Comment Re:Expect it to get borked (Score 1) 195

I once did the math on what it would take for me to live off the grid. I assumed I could have a solar panel the size of my roof, any bigger and I'd run into building code problems.


The cost of the solar panels, battery chargers, etc. was more difficult to calculate since prices for such are rarely advertised outright.

Times, they are a-changin'. Costs of panels and inverters are now quite public. 7000 watts of panel capacity will cost you $7700 for a pallet of 25, delivered. Those are 17% efficient, made in America. An inverter to match runs around $1500 plus $70 per panel, give or take. Charge controllers run $1000 or so, often as an added feature on an inverter that includes the charge controller built in. Batteries are indeed a bit arbitrary. Giant sodium ion batteries run 60 cents per watt-hour. Large flooded lead acid run 27 cents per watt-hour. Sealed AGM lead acid run 15 cents per watt hour. And of course the Tesla Powerwall is 47 cents per watt-hour. $3000 for an overnight supply (somewhat arbitrarily), and on up from there depending on personal preference. An approximate minimum for an overnightable off-grid system that puts out an average 35 kWh per day in the Midwest is $15,000 in parts. With a couple of days additional storage, call it $20,000.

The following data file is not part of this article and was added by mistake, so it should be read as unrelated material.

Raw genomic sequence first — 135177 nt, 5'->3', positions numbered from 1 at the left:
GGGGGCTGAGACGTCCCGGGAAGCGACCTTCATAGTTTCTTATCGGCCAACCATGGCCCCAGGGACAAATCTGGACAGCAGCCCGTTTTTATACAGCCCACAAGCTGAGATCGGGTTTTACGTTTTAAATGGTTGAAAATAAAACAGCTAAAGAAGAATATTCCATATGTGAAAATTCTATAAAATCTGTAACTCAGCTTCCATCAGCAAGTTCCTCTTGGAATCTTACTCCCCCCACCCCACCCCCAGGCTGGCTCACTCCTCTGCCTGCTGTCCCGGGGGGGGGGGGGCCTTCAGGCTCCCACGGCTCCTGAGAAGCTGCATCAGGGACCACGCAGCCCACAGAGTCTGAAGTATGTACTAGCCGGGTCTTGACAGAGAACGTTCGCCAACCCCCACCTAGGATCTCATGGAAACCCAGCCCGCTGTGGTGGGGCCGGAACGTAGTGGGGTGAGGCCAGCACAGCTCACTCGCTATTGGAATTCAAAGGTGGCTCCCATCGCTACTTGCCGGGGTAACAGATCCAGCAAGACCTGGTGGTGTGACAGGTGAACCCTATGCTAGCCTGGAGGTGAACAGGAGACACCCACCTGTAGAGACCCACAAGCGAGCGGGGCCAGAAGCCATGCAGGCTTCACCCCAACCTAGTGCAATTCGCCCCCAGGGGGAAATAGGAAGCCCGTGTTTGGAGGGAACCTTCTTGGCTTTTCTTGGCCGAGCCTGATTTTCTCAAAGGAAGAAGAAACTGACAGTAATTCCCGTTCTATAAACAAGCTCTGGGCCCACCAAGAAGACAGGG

Installation prices have not yet faced the new reality of panel prices. Installation is absurdly expensive, running $35,000 for a 25 panel system. Installers were accustomed to that ridiculous labor markup being invisible against a much higher panel and battery price. Those days are over, but panel installers haven't noticed yet. Install it yourself and pay an electrician for the inverter installation and it's $500. Just don't fall off the roof.

35 kWh per day can be enough to go summer and winter without a drop of grid energy, depending on your house. It's certainly enough for the new mostly brick house with a heat pump that my parents occupy in Illinois. Such a system costs 1/8th as much as a house, not twice. Maybe one quarter as much, including the 15 cubic feet of battery you describe. About two fridges worth. If you live in Minnesota, it won't do, but then why the hell would you live in Minnesota? Leave it for the moose and move south. If I spent one quarter as much as my house is worth, I would be very comfortable going off grid with that system.